Journalist plays cop in hard-to-believe thriller
By Kirk Honeycutt
LOS ANGELES (Hollywood Reporter) - The peril in building a murder-mystery thriller around a journalist is that a reporter is not a cop.
Yet just about everything Russell Crowe does in "State of Play," as D.C. reporter Cal McAffrey, relates to police work, not journalism.
He visits an autopsy room, withholds evidence, grills a witness in a safe house, comes under fire more than once and targets the perp. He seldom has deadlines or writes anything.
The highly implausible "State of Play" makes for a reasonably good edge-of-your-seater as long as disbelief is suspended regarding everyone's professional duties. Reporters, cops, politicians -- no one behaves as they should. Perhaps that's what writers Matthew Michael Carnahan, Tony Gilroy, Billy Ray and director Kevin Macdonald ("The Last King of Scotland") have in mind, though: that the roles of the media, government and police have grown fuzzy as everyone is motivated more by self-interest and self-preservation than any search for the truth.
The film, which Universal releases Friday (April 17), looks like a solid mid-range performer at the box office. It offers nothing we haven't seen before in terms of chases, intrigue and betrayals, so for all its A-list cast and production values, the film comes off as routine.
The script is based on a 2003 BBC miniseries written by Paul Abbott, which took place in London, and the transition to the U.S. capital works surprisingly well. Today's bloggers nicely imitate Fleet Street, and a politician with zipper issues and concerns over private defense contractors are virtually ripped from the headlines.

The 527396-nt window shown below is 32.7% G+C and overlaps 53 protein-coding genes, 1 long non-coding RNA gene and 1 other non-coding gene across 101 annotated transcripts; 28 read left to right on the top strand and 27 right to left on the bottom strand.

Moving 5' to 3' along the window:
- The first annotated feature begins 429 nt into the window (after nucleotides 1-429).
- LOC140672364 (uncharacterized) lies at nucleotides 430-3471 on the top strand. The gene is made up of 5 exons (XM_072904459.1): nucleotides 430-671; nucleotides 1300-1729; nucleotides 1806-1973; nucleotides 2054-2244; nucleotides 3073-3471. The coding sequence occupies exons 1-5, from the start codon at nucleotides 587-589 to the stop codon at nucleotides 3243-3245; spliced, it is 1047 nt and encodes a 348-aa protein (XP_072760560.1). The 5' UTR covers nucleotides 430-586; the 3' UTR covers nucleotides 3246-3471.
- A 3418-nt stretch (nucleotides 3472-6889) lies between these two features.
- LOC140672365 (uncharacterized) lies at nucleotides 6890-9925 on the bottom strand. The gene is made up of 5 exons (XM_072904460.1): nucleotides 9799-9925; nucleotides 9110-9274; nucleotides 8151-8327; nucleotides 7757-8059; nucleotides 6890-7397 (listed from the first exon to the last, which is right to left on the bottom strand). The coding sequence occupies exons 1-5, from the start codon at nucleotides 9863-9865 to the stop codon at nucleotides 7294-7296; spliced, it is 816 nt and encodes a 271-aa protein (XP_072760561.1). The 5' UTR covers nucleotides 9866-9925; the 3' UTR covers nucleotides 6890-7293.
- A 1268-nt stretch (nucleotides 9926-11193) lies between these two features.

Both productions feature these key ingredients: The seemingly random deaths of a young junkie shot execution style and a legislator's attractive research assistant in a subway accident that might be a suicide. The deaths prove to be related, and a reporter takes advantage of -- exploits? -- an old friendship with a legislator and his wife to get insider information. It's then a race among a news outlet, the police and government minions to ferret out the truth, though at least one of those estates probably wants the truth buried.
Crowe's Cal went to school with rising Congressman Stephen Collins (Ben Affleck), knows his wife (Robin Wright Penn) better than a friend should and has an editor (Helen Mirren) under pressure from new corporate bosses. Consequently, there are so many conflicts of interest and ethical breaches contained within his every move that one ceases to keep track. Continued...